Ancient laws of Ireland: Din tectugad and certain other selected Brehon law tracts

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H.M. Stationery Office, 1879 - Irish language
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Page cxlv - But it hath been also said that with us the only ownership in bees is ratione soli, and the charter of the forest, which allows every freeman to be entitled to the honey found within his own woods, affords great countenance to this doctrine, that a qualified property may be had in bees, in consideration of the property of the soil whereon they are found.
Page cxvii - And every daughter, that possesseth an inheritance in any tribe of the children of Israel, shall be wife unto one of the family of the tribe of her father, that the children of Israel may enjoy every man the inheritance of his fathers.
Page cxvii - The Lord commanded my lord to give the land for an inheritance by lot to the children of Israel: and my lord was commanded by the Lord to give the inheritance of Zelophehad our brother unto his daughters. 3 And if they be married to any of the sons of the other tribes of the children of Israel...
Page clxxvii - Those islanders, to the utmost of their power, repelled force with force, and imploring the assistance of the Divine mercy, prayed long and fervently for vengeance ; and though such as curse cannot possess the kingdom of God, it is believed, that those who were justly cursed on account of their impiety, did soon suffer the penalty of their guilt from the avenging hand of God ; for the very next year, that same king, rashly leading his army to ravage the province of the...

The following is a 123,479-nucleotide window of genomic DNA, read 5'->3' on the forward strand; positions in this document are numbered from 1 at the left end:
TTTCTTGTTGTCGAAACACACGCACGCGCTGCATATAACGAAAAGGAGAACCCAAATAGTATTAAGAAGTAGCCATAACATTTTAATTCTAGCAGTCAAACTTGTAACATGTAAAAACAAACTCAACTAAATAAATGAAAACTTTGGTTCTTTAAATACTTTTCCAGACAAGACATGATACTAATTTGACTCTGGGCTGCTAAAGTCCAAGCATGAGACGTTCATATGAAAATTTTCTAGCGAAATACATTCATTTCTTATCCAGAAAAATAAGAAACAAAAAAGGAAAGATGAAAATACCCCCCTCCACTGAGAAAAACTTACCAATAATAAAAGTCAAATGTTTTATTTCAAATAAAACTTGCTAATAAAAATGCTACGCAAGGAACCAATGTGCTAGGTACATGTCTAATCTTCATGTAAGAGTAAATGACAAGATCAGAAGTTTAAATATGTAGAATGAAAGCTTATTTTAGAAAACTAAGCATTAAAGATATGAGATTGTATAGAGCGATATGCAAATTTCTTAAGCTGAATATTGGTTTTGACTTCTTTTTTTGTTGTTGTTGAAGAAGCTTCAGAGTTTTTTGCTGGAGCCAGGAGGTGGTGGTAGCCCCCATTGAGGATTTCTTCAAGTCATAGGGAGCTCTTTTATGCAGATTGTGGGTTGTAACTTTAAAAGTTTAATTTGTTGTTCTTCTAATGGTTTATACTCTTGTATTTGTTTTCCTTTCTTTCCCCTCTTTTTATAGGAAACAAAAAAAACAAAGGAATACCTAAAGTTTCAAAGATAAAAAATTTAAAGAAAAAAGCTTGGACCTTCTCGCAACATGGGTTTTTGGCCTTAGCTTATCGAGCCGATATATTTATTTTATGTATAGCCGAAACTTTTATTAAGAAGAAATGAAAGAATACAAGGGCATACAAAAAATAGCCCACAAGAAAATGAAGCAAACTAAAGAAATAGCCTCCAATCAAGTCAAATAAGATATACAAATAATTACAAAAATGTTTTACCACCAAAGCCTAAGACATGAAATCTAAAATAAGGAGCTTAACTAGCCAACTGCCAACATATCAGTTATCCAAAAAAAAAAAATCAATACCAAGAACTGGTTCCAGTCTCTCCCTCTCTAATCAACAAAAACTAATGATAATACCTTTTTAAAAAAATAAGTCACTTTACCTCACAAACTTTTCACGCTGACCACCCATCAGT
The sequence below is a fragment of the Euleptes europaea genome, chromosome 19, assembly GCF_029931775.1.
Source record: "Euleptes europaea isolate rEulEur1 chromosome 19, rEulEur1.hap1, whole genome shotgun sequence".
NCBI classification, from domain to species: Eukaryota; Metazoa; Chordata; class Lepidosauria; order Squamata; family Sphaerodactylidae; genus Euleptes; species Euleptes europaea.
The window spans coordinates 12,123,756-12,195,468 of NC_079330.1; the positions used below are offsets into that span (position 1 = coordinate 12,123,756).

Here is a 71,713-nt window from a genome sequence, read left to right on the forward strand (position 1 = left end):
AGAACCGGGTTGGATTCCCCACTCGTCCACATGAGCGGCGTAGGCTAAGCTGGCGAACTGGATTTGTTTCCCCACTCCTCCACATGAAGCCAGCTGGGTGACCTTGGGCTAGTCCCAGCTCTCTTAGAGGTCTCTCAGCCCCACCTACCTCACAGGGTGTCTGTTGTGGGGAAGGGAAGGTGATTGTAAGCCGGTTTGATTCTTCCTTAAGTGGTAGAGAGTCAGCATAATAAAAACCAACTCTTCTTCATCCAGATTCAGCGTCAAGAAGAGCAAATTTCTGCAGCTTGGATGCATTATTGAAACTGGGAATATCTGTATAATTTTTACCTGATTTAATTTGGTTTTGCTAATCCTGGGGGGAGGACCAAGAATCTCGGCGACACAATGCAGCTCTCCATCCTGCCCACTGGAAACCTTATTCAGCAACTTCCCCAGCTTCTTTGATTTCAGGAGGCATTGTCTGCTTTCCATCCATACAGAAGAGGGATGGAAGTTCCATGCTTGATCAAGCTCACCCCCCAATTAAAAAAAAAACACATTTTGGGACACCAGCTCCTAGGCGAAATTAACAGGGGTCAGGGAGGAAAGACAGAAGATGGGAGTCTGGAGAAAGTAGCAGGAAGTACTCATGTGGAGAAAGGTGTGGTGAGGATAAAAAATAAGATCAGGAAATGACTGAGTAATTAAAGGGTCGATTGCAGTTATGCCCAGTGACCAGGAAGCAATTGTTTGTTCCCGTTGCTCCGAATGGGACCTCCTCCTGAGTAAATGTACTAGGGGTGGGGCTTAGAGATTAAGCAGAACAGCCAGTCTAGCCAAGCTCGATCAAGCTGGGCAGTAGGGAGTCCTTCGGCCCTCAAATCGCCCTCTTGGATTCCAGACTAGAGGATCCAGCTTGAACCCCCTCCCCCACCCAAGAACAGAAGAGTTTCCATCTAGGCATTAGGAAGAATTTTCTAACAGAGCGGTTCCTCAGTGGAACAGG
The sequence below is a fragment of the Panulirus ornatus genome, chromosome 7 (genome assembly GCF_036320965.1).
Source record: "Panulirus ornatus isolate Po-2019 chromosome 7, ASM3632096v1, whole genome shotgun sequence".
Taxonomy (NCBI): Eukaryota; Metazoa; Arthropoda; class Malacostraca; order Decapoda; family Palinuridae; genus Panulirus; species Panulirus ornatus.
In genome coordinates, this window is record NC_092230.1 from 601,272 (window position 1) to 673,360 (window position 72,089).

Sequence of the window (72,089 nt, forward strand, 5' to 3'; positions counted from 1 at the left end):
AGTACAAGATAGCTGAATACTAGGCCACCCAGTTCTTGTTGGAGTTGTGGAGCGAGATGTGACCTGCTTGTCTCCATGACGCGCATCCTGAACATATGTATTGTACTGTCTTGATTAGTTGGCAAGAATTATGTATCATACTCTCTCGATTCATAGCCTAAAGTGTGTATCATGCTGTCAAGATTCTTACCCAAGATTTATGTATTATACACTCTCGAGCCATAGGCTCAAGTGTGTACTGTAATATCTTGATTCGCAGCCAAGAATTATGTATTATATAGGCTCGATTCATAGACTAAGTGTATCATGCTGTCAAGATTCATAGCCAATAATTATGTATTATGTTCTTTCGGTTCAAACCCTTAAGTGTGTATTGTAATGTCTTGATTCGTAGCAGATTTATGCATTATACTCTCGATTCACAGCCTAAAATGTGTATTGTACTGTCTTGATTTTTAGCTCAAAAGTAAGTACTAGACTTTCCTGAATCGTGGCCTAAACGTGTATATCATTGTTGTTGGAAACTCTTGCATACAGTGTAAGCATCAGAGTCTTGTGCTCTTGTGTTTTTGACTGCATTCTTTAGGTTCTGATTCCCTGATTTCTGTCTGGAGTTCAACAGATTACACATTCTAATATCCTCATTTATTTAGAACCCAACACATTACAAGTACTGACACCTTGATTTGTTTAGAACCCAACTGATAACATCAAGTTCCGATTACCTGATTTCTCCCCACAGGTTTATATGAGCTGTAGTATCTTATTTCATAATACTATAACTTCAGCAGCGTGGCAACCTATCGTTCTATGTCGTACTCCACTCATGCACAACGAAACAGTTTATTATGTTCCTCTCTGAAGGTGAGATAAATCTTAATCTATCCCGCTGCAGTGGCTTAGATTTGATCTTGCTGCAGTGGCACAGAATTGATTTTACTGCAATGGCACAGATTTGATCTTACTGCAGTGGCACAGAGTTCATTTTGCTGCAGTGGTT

Page clxiii - The only authoritative statement of right and wrong is a judicial sentence after the facts, not one presupposing a law which has been violated, but one which is breathed for the first time by a higher power into the judge's mind at the moment of adjudication.
Page clxiii - It is certain that, in the infancy of mankind, no sort of legislature, not even a distinct author of law, is contemplated or conceived of. Law has scarcely reached the footing of custom; it is rather a habit. It is, to use a French phrase, "in the air.
Page cxliv - Ferae igitur bestiae et volucres et pisces, id est omnia animalia quae in terra, mari, caelo nascuntur, simulatque ab aliquo capta fuerint, jure gentium statim illius esse incipiunt. Quod enim ante nullius est, id naturali ratione occupanti conceditur. Nee interest feras bestias et volucres utrum in suo fundo quisque capiat an in alieno.
Page clxxvii - Ireland, miserably wasted that harmless nation, which had always been most friendly to the English ; insomuch that in their hostile rage they spared not even the churches or the monasteries. The islanders to the utmost of their power repelled force with force...
Page clxxvi - ... and to which one Irish prince at least led an expedition. We have another proof of this alliance against the Romanized Britons in the way in which Saxons were received at the schools of Ireland. The hostility of the two peoples appears to have first arisen in consequence of the quarrels between the Irish and Saxon Churches. Political causes helped to develop this hostility as soon as the Saxon dominion extended to the north of England, and the Saxon Kings of Northumbria came into direct contact...
Page clxxix - ... the tribe, individuals held exclusive property in land, and entered into relations with tenants for the use of the land, and these again with under-tenants, and so on, much as we see it in our own days. Now these relations constitute the first test of rank or condition. The Flaith, — a word which in some sense may be translated the Lord, or Nobleman, — was distinguished by being the absolute owner (within his tribe) of land for which he paid no rent ; so that, if a man possessed but a single...

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